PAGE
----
Posts Tagged ‘Senator Edward M. Kennedy’

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Paul Raymond Tully’s Grave Marker

Earlier this year an obituary for the late Mary Anne Noland of Richmond, Virginia, was published in the Richmond Times-Dispatch newspaper. It stated, “Faced with the prospect of voting for either Donald Trump or Hillary Clinton, Mary Anne Noland of Richmond chose, instead, to pass into the eternal love of God on Sunday, May 15, 2016, at the age of 68.” And Noland’s obituary is not unique.  For example, an obituary for Ernest Overbey Jr., also of Richmond, ended with a request to “please vote for Donald Trump.” Similarly, the obituary for Katherine Michael Hinds, of Auburn, Alabama, suggested that “in lieu of flowers, do not vote for Donald Trump.”

Politics being important to someone, even after their death, is also not unique to the current election cycle. This became evident to me on a recent bike ride to Rock Creek Cemetery, located at 201 Allison Street (MAP) in northwest D.C.’s Michigan Park neighborhood. There I saw the unusual grave marker for someone named Paul Raymond Tully. Aside from his name, and the dates of his birth and death, it simply read, “A Democrat.” This, combined with the appearance of the grave marker itself, compelled me to want to look into who he was, and why instead of sentiments like “Loving Husband” or “Devoted Father” or “Faithful Friend”, he was simply described by his political party affiliation.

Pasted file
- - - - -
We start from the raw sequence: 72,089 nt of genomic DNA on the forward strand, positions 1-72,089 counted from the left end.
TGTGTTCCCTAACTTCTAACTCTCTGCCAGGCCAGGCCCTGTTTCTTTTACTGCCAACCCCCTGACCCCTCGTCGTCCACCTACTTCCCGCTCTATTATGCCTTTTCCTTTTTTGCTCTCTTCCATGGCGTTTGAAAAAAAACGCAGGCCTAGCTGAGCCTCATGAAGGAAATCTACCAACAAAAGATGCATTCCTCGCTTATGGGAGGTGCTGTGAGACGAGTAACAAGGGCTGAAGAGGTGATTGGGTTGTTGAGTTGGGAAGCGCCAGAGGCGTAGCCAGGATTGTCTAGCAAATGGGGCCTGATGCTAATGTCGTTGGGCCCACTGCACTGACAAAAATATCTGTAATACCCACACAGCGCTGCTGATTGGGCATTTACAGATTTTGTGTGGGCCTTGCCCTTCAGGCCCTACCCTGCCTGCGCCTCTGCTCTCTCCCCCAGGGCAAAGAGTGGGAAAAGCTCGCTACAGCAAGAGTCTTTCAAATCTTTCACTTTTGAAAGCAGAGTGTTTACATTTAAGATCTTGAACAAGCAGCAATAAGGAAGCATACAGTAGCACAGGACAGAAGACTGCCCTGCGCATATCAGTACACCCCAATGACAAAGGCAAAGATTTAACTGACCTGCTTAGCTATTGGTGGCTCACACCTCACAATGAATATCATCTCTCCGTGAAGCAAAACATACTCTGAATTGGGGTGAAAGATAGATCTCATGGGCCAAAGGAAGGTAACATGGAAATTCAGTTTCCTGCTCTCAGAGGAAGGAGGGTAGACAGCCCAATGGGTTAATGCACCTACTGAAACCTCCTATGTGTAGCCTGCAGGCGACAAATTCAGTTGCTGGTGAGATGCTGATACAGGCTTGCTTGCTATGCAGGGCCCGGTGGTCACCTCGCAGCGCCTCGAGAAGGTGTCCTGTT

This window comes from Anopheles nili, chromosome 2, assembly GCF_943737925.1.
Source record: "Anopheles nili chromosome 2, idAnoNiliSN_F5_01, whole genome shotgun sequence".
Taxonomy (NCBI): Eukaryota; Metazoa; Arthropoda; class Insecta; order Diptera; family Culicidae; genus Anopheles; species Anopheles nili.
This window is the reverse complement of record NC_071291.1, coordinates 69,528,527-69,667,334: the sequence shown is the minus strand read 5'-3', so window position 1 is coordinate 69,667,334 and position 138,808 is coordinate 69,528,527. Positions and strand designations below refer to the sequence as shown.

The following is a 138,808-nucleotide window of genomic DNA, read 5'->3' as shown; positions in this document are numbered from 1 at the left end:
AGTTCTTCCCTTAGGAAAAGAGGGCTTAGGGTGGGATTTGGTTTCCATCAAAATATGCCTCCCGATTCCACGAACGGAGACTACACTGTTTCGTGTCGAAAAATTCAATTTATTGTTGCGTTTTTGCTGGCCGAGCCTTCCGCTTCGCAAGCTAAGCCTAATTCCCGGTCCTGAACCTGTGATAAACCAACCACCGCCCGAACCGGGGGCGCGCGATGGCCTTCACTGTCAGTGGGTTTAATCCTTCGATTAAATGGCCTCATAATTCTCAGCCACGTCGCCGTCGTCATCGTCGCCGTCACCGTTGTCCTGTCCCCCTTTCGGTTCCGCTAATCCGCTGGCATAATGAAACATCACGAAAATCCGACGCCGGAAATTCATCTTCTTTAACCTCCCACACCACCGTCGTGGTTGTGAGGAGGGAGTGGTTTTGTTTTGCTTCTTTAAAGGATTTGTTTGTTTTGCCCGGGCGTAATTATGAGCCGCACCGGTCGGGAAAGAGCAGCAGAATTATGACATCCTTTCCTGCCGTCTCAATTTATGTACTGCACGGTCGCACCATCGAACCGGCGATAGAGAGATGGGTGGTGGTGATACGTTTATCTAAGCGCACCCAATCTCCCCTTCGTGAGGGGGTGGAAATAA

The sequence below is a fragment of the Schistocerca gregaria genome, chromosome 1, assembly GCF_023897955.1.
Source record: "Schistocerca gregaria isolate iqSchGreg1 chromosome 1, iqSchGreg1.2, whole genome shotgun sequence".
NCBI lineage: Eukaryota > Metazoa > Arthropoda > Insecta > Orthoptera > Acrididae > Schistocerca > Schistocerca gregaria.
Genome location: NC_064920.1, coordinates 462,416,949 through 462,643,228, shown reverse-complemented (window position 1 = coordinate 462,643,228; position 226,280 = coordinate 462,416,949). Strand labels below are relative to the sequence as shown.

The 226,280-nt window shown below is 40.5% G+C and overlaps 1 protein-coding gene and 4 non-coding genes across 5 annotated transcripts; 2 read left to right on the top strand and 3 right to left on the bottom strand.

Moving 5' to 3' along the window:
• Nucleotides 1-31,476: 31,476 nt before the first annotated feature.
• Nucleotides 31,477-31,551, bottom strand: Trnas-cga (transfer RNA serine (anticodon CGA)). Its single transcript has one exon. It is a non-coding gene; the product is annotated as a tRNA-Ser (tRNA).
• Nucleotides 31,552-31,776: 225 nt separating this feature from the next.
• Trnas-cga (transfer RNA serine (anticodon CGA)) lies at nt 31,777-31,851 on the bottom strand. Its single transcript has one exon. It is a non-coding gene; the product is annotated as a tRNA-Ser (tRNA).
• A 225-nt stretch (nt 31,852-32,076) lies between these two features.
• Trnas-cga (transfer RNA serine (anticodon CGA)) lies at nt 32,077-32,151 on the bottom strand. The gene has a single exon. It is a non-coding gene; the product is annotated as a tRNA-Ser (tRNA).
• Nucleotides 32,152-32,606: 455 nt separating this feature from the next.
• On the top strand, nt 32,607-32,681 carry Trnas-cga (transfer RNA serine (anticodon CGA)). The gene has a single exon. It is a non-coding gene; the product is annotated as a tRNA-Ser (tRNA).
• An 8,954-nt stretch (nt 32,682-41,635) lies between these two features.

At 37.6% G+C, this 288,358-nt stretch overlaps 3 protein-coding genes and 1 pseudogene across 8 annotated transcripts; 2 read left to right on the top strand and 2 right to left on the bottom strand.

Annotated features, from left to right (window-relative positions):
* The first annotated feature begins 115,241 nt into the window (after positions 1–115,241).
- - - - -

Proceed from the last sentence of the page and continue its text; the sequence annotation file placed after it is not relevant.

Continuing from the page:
Tully was born on May 14, 1944, in New York City, the son of working-class parents. He graduated from Yale and received a law degree at the University of Pennsylvania. But he then chose a career in politics rather than the law.  However, he did not run for office himself.  Nor was he the type of man who would eventually take some cushy political appointment in a Democratic administration. His lifelong work involved the political process, and getting a democrat elected president. Obsessed for more than two decades, he pursued this goal, thinking only a Democratic president could do the things he thought were needed to establish equity in American society.

Tully was only 48 years old when he died on September 24, 1992, in a hotel in Little Rock, Arkansas, where he had just moved.  The coroner stated that he appeared to have died of natural causes, speculating that it was most likely a heart attack or stroke.  However, it is officially listed as unknown causes because no autopsy was allowed.